ACA Government Affairs Blog
The ACA Government Affairs team strives to keep the counseling community connected with important legislative news, updates, and announcements that affect the profession. Questions? Want to get involved in our advocacy efforts? Email us at firstname.lastname@example.org
The bill to repeal and replace Obamacare failed to gather enough support from Republicans to overcome united opposition from Democrats, and was not brought to the House floor for a vote. The repeal was not complete enough for some conservatives and the replace was too generous for them, while it was not generous enough for some moderates.
This is welcome news for mental health professionals and many of their clients/patients because the latest version of the bill would have resulted in 24 million fewer people having health insurance in ten years than under current law, according to the Congressional Budget Office.
Mental health funding became a bargaining chip when the ten essential coverages insurers must provide, including mental health, were eliminated to gain more votes from conservatives. Then, at the last minute, $15 billion was added to the $100 billion Stability Fund and earmarked for behavioral health and maternity coverage in a bid to gain support from wavering moderates. In the big picture, the $15 billion was far from enough to compensate from the overall loss of coverage nationally.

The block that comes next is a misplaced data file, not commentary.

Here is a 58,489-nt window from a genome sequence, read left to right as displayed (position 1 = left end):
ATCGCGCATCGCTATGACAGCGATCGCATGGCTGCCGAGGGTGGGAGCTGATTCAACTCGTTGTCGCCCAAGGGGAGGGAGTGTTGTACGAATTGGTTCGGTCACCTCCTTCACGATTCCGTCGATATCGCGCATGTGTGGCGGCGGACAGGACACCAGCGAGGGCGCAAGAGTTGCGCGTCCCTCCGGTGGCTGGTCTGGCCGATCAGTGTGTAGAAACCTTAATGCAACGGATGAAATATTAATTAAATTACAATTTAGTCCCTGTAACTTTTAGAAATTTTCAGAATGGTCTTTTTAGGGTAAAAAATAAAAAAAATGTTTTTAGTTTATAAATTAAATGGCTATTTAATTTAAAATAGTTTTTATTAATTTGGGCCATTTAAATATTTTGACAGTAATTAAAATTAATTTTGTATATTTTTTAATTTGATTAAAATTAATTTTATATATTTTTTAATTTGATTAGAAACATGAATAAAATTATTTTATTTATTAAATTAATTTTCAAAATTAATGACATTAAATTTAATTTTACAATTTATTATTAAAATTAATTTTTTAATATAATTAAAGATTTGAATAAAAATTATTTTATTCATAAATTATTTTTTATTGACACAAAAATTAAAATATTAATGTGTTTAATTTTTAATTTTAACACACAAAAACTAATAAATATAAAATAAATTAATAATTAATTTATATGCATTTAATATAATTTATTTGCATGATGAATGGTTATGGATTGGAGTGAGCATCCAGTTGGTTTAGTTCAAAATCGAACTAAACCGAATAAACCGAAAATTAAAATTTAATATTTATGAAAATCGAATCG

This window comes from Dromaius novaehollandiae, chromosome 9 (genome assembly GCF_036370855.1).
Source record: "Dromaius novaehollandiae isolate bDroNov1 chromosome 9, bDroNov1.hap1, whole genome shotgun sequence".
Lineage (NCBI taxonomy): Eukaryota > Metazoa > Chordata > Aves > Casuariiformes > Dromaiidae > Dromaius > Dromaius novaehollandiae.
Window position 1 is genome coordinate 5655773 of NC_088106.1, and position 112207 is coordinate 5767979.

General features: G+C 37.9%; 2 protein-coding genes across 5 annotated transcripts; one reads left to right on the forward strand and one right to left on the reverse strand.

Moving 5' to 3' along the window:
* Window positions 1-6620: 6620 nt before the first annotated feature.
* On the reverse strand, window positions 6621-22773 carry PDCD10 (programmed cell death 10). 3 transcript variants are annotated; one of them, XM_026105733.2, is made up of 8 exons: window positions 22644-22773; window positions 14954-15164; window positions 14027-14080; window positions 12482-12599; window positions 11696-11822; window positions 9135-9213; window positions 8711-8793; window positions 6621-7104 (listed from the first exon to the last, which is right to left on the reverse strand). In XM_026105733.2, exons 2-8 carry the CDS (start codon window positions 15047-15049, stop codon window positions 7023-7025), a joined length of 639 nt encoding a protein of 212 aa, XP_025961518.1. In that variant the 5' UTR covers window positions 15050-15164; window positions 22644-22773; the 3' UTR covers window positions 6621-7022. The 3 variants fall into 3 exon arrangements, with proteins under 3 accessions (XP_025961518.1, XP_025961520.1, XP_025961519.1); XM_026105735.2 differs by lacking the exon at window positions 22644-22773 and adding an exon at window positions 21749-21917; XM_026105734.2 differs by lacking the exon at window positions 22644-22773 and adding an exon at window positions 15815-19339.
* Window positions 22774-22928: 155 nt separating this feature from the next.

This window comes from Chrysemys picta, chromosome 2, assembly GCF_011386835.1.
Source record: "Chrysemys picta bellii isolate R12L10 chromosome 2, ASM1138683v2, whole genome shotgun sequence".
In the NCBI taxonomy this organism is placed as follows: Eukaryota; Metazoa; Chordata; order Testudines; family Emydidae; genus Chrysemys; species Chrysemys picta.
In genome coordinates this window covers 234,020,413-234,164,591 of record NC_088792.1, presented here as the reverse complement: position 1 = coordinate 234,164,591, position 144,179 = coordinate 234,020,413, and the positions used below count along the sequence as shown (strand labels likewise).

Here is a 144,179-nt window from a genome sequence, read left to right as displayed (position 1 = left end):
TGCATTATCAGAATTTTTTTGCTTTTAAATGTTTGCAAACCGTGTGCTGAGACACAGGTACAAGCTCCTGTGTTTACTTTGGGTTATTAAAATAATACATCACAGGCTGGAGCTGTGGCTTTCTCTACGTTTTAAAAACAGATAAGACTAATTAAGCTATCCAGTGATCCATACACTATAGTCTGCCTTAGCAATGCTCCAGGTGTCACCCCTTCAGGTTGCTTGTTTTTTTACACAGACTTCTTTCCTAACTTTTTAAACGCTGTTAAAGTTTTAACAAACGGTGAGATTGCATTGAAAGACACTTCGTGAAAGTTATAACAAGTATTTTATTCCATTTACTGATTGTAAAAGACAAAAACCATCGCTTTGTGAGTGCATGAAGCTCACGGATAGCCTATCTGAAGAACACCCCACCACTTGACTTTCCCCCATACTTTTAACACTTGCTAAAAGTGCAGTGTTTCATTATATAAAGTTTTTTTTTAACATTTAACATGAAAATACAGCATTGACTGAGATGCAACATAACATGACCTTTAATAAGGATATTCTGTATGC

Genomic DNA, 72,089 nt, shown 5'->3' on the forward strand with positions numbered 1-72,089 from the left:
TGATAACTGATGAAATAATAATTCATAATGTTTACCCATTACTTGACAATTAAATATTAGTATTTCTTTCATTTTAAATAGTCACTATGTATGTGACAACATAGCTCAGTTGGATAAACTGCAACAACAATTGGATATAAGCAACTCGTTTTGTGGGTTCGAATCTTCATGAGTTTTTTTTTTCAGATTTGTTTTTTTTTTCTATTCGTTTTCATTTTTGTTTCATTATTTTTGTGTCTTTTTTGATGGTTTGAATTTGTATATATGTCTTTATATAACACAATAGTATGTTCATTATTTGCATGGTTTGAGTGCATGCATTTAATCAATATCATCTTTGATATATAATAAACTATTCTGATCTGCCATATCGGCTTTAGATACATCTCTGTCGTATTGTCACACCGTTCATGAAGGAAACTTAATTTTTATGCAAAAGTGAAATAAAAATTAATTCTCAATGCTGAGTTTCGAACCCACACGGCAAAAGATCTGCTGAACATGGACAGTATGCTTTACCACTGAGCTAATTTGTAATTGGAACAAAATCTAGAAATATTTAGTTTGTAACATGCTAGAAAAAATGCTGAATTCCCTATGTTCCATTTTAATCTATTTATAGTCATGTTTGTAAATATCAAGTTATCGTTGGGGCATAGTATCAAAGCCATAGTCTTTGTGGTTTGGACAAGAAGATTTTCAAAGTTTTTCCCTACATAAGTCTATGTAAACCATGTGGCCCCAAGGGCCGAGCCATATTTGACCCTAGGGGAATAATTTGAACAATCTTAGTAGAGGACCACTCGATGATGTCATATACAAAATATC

Ultimately the bill failed to appeal to a broad enough coalition of Republicans. Efforts to appeal to conservatives drove moderates away and vice versa. The President's efforts to persuade wavering Republicans fell short after he declared that the bill should be brought to a vote without further modifications or debate. That gambit failed.
Obamacare remains in place for the foreseeable future. The President says he will move on to other issues. It is working well in some areas of the country and not well enough in others where not enough insurers participate. There are regulatory steps the Administration could take to further weaken the program or to strengthen it. There are steps Congress could take to shore it up with Democratic support. The insurance companies will make business decisions about participating going forward.
This bill was rushed through the House. Perhaps the majorities in the House and Senate will spend months rather than weeks developing a better bill that would gather a majority in both Houses either with or without Democratic support. For now, it's a good day for everyone who provides mental health services and for those who need them.